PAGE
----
The rush of data in the economy can be overwhelming, especially to businesses which have no idea how to handle it. One of the primary areas this problem is found is in social media.
There are plenty of metrics associated with social: how often you’re mentioned, what the sentiment of the mention is, the demographics of your followers and so on. It’s messy and often unreliable. How do we track it?
Twitter has provided at least some help in that regard: opening up its basic analytics features, previously unavailable to individual users, means even the most basic tweeter has the power to examine detailed, visualised information about their social media followings.
For example, without analytics programs, users wouldn’t be able to see this type of information visualised:
Now, they’re able to examine the gender breakdown of their followers, their location, what their interests are, and examine which tweets had the most engagement and exposure. Clearly this provides them with the opportunity to modify behaviour to increase exposure.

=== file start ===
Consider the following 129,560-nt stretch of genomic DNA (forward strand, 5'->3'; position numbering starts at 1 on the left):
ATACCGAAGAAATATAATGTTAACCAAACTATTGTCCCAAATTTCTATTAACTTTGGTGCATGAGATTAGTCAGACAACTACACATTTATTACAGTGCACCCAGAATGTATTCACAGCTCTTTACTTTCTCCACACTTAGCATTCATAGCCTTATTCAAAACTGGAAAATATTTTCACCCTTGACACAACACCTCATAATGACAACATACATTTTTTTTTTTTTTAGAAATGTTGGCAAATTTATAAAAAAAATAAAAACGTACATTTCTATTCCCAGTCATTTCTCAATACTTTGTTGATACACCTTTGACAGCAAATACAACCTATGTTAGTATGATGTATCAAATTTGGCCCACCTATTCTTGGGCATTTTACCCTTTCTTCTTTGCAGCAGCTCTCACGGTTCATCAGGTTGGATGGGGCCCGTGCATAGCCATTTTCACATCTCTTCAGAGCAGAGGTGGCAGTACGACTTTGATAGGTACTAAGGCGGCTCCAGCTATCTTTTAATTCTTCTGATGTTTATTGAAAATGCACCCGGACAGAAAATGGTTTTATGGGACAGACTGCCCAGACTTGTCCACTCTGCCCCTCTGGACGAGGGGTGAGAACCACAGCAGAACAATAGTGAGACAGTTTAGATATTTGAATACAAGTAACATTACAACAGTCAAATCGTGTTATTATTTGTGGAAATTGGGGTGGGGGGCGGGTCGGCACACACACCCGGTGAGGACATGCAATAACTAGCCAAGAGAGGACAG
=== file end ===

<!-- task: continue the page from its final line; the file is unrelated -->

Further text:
This type of product isn’t just categorising data but gathering it for popular consumption in a readable way – something which needs to happen far more often. As Digital Change’s head of Digital Intelligence, Jason Juma-Ross, says:
Traditionally, data moved in batches, was stored in databases, and analysed at rest. Now data is continuous, fluid, and distributed. Insight comes from the stream which means orientation, decision, action, and reaction all happen at the millisecond level.
Information such as tweets and social media posts happen by the second. Data collections need to reflect the speed of that process.
But there’s a bigger ramification here. The “always-on” customer is becing accompanied by customers who have access to more data than ever before. It starts with Twitter, then it will begin to grow in other areas – and then consumers will start looking for similar data programs in all of their lives. Smart businesses will provide it to them.